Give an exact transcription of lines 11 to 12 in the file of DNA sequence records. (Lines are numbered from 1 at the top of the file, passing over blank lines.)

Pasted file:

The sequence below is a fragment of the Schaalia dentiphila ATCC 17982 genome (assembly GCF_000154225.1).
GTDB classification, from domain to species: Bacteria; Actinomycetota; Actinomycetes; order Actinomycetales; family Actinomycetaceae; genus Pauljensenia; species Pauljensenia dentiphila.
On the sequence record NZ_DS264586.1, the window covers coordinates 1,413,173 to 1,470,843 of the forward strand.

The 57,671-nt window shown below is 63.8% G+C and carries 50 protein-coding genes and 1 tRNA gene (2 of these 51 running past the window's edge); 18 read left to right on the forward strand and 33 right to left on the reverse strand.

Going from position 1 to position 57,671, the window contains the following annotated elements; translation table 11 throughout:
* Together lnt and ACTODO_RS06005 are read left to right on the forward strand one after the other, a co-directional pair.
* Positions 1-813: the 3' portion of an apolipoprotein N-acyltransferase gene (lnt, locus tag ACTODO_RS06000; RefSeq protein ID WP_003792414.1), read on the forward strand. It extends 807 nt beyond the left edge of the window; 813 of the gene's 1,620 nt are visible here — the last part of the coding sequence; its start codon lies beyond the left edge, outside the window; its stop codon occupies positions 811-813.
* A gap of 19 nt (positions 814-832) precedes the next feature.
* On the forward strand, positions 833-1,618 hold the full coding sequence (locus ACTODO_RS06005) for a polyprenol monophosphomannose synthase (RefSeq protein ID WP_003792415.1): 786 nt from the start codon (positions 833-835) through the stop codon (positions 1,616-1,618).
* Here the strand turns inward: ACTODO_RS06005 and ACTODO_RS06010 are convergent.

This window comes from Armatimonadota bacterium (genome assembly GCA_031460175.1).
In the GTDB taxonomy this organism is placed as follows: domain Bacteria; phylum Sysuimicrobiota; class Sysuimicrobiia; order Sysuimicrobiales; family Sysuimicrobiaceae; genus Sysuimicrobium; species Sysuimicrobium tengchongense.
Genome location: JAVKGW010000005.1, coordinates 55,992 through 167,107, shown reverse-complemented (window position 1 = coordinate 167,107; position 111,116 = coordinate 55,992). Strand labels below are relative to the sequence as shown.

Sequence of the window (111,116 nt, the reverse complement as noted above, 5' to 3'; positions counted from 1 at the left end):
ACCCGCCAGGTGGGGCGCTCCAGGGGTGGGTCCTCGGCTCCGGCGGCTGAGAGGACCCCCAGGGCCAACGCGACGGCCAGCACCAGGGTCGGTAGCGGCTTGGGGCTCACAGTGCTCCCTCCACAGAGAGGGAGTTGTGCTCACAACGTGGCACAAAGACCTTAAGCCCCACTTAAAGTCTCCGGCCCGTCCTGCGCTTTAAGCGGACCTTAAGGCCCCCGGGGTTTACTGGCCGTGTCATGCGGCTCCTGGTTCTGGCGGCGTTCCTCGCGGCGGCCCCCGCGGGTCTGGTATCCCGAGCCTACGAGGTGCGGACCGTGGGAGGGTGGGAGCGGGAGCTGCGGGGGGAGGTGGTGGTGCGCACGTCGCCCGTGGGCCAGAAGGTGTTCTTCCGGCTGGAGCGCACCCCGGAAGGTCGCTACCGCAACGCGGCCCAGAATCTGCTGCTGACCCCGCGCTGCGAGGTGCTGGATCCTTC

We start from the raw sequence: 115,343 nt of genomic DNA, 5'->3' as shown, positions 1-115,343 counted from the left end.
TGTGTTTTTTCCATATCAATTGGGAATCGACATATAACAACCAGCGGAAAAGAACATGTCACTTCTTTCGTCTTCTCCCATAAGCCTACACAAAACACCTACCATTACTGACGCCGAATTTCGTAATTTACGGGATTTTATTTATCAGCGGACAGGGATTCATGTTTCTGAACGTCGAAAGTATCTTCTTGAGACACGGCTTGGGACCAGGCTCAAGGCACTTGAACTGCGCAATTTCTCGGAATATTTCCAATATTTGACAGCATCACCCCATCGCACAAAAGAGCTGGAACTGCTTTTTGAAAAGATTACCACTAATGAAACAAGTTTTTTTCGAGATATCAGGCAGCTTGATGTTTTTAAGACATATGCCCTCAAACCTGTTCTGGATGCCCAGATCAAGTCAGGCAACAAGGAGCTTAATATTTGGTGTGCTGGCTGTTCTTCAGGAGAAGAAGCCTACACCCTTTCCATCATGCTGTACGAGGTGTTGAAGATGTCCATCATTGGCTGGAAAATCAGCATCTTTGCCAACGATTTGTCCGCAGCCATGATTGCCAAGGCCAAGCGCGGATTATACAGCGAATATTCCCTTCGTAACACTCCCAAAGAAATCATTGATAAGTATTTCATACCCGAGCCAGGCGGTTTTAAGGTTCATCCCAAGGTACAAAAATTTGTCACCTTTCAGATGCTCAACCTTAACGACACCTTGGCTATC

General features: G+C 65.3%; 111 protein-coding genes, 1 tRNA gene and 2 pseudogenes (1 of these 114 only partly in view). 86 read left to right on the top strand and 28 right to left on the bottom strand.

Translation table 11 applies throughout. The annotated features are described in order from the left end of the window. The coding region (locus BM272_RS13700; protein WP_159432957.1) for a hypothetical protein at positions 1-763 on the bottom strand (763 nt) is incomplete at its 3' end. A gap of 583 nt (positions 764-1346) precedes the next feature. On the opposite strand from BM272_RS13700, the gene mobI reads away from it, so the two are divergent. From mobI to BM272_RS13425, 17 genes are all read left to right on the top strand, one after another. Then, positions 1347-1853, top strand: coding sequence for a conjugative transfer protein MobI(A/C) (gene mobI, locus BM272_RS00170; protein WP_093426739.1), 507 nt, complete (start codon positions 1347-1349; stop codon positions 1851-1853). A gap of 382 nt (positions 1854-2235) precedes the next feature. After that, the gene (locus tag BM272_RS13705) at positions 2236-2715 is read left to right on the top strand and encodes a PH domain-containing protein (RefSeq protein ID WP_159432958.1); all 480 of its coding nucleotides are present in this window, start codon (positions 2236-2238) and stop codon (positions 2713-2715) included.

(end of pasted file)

This window comes from Armatimonadota bacterium (genome assembly GCA_031460175.1).
In the GTDB taxonomy this organism is placed as follows: domain Bacteria; phylum Sysuimicrobiota; class Sysuimicrobiia; order Sysuimicrobiales; family Sysuimicrobiaceae; genus Sysuimicrobium; species Sysuimicrobium tengchongense.